It is possible to live happily and morally without believing in free will
What We Believe But Cannot Prove:
Today’s Leading Thinkers on Science in the Age of Certainty
Edited by John Brockman, Free Press, p 41-2
(also reprinted in The Best American Nonrequired Reading, Houghton Mifflin)
It is possible to live happily and morally without believing in free will. As Samuel Johnson said, “All theory is against freedom of the will; all experience for it.” With recent developments in neuroscience and theories of consciousness, theory is even more against it than it was in his time. So I long ago set about systematically changing the experience. I now have no feeling of acting with free will, although the feeling took many years to ebb away.
But what happens? People say I’m lying! They say it’s impossible and so I must be deluding myself in order to preserve my theory. And what can I do or say to challenge them? I have no idea—other than to suggest that other people try the exercise, demanding as it is.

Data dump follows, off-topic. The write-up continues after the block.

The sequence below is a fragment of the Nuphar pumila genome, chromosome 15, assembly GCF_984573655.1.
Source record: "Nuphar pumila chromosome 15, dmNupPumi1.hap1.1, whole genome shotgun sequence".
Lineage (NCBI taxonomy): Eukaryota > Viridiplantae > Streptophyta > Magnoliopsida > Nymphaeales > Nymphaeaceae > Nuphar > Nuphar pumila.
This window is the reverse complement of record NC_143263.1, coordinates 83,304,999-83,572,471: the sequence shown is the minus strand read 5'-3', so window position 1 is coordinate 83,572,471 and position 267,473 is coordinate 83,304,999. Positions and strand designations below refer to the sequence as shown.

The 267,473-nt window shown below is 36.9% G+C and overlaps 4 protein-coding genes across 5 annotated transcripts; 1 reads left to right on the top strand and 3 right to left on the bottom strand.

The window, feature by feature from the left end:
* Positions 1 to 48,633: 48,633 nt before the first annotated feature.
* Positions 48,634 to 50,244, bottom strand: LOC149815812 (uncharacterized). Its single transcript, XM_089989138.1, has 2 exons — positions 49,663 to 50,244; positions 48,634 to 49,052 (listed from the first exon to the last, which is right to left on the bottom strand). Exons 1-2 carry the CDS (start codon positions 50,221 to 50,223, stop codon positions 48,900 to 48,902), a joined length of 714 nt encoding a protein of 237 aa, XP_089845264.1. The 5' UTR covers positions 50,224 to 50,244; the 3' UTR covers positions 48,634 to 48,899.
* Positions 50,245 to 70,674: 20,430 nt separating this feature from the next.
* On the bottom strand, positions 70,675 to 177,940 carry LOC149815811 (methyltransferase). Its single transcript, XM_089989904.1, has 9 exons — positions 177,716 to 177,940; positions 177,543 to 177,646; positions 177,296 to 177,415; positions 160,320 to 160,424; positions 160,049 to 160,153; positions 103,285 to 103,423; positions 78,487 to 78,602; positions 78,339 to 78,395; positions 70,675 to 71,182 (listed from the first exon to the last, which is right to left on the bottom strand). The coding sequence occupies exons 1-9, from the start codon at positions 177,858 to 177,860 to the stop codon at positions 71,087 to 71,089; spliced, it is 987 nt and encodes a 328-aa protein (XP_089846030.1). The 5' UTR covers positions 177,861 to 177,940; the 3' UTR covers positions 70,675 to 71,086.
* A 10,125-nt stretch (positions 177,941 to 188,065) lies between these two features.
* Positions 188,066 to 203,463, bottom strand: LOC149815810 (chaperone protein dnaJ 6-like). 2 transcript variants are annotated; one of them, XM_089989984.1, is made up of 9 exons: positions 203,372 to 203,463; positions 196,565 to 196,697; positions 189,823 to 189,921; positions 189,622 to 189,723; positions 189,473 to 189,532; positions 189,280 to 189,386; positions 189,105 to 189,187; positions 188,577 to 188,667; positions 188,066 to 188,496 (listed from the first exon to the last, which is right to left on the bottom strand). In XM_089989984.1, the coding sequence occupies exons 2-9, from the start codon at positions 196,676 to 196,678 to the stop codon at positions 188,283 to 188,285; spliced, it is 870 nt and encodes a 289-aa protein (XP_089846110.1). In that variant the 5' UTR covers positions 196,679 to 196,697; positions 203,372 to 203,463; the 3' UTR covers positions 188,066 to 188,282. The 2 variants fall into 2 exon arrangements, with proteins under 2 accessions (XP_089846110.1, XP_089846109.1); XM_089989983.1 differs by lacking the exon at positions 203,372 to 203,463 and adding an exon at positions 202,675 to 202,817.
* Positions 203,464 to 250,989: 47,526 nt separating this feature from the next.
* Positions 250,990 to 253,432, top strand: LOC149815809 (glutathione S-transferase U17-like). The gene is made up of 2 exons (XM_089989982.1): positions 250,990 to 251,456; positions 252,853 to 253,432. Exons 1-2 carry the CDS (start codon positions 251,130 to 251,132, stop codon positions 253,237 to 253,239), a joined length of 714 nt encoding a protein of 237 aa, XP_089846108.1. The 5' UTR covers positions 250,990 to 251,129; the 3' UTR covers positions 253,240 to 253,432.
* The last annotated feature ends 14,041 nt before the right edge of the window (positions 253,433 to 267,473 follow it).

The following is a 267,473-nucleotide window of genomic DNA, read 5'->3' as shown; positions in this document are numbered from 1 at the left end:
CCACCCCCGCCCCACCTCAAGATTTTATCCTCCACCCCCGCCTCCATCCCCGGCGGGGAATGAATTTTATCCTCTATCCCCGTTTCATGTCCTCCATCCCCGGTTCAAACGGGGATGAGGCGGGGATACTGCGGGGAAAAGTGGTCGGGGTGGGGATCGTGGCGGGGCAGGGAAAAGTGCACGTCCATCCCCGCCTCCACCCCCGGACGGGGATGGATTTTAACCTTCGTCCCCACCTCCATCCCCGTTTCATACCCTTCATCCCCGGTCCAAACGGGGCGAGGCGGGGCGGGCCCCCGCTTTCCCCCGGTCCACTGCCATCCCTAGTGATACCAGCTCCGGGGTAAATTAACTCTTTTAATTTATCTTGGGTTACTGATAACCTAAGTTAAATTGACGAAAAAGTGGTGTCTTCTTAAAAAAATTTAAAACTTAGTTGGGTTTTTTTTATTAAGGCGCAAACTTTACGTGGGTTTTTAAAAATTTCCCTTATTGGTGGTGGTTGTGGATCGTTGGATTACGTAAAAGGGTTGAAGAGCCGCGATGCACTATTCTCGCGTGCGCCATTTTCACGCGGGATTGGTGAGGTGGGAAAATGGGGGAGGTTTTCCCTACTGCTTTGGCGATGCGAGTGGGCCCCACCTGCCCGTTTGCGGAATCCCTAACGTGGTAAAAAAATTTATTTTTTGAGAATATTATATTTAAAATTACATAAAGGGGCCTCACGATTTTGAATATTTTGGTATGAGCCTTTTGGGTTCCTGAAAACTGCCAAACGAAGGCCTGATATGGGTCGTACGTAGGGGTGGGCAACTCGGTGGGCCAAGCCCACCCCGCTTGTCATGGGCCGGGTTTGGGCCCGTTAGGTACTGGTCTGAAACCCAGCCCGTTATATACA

When the feeling is gone, decisions just happen with no sense of anyone making them, but then a new question arises—will the decisions be morally acceptable? Here I have made a great leap of faith. It seems that when people discard the illusion of an inner self who acts, as many mystics and Buddhist practitioners have done, they generally do behave in ways that we think of as moral or good. So perhaps giving up free will is not as dangerous as it sounds—but this too I cannot prove.
As for giving up the sense of an inner conscious self altogether—this is very much harder. I just keep on seeming to exist. But though I cannot prove it, I think it is true that I don’t.
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